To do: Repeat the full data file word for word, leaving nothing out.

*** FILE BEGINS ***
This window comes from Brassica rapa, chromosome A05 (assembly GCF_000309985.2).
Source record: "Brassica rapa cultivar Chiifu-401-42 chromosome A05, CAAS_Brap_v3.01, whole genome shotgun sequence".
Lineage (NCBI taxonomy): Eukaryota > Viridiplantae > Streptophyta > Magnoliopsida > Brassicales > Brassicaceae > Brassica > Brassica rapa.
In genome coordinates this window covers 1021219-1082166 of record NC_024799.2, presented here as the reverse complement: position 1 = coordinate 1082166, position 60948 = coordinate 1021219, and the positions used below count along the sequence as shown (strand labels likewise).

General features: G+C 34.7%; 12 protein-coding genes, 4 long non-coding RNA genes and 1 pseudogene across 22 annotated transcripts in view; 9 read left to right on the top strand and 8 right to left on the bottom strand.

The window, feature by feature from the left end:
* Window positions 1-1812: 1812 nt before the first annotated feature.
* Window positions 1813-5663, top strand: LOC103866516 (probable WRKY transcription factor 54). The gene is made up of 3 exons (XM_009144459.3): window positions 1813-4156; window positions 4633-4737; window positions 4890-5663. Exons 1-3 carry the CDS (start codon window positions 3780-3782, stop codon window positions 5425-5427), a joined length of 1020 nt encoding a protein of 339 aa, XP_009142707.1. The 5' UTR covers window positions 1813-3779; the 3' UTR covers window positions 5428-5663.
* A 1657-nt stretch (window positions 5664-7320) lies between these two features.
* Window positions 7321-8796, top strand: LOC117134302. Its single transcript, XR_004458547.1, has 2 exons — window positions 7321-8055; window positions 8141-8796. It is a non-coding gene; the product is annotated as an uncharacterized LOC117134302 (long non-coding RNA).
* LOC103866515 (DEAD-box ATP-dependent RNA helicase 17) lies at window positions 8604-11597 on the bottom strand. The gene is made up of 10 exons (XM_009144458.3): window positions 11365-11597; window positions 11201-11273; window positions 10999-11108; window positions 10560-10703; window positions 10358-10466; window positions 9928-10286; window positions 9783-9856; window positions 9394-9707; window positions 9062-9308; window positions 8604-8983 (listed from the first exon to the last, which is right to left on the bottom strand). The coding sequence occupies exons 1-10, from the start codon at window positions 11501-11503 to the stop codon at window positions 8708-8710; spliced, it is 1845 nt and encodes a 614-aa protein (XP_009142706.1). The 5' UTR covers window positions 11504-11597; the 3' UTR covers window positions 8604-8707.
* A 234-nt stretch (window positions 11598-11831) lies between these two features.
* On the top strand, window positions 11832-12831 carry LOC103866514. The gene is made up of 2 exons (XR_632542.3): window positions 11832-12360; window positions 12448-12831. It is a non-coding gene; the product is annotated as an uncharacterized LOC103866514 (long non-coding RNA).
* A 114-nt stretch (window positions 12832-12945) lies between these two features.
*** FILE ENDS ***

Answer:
This window comes from Brassica rapa, chromosome A05 (assembly GCF_000309985.2).
Source record: "Brassica rapa cultivar Chiifu-401-42 chromosome A05, CAAS_Brap_v3.01, whole genome shotgun sequence".
Lineage (NCBI taxonomy): Eukaryota > Viridiplantae > Streptophyta > Magnoliopsida > Brassicales > Brassicaceae > Brassica > Brassica rapa.
In genome coordinates this window covers 1021219-1082166 of record NC_024799.2, presented here as the reverse complement: position 1 = coordinate 1082166, position 60948 = coordinate 1021219, and the positions used below count along the sequence as shown (strand labels likewise).

General features: G+C 34.7%; 12 protein-coding genes, 4 long non-coding RNA genes and 1 pseudogene across 22 annotated transcripts in view; 9 read left to right on the top strand and 8 right to left on the bottom strand.

The window, feature by feature from the left end:
* Window positions 1-1812: 1812 nt before the first annotated feature.
* Window positions 1813-5663, top strand: LOC103866516 (probable WRKY transcription factor 54). The gene is made up of 3 exons (XM_009144459.3): window positions 1813-4156; window positions 4633-4737; window positions 4890-5663. Exons 1-3 carry the CDS (start codon window positions 3780-3782, stop codon window positions 5425-5427), a joined length of 1020 nt encoding a protein of 339 aa, XP_009142707.1. The 5' UTR covers window positions 1813-3779; the 3' UTR covers window positions 5428-5663.
* A 1657-nt stretch (window positions 5664-7320) lies between these two features.
* Window positions 7321-8796, top strand: LOC117134302. Its single transcript, XR_004458547.1, has 2 exons — window positions 7321-8055; window positions 8141-8796. It is a non-coding gene; the product is annotated as an uncharacterized LOC117134302 (long non-coding RNA).
* LOC103866515 (DEAD-box ATP-dependent RNA helicase 17) lies at window positions 8604-11597 on the bottom strand. The gene is made up of 10 exons (XM_009144458.3): window positions 11365-11597; window positions 11201-11273; window positions 10999-11108; window positions 10560-10703; window positions 10358-10466; window positions 9928-10286; window positions 9783-9856; window positions 9394-9707; window positions 9062-9308; window positions 8604-8983 (listed from the first exon to the last, which is right to left on the bottom strand). The coding sequence occupies exons 1-10, from the start codon at window positions 11501-11503 to the stop codon at window positions 8708-8710; spliced, it is 1845 nt and encodes a 614-aa protein (XP_009142706.1). The 5' UTR covers window positions 11504-11597; the 3' UTR covers window positions 8604-8707.
* A 234-nt stretch (window positions 11598-11831) lies between these two features.
* On the top strand, window positions 11832-12831 carry LOC103866514. The gene is made up of 2 exons (XR_632542.3): window positions 11832-12360; window positions 12448-12831. It is a non-coding gene; the product is annotated as an uncharacterized LOC103866514 (long non-coding RNA).
* A 114-nt stretch (window positions 12832-12945) lies between these two features.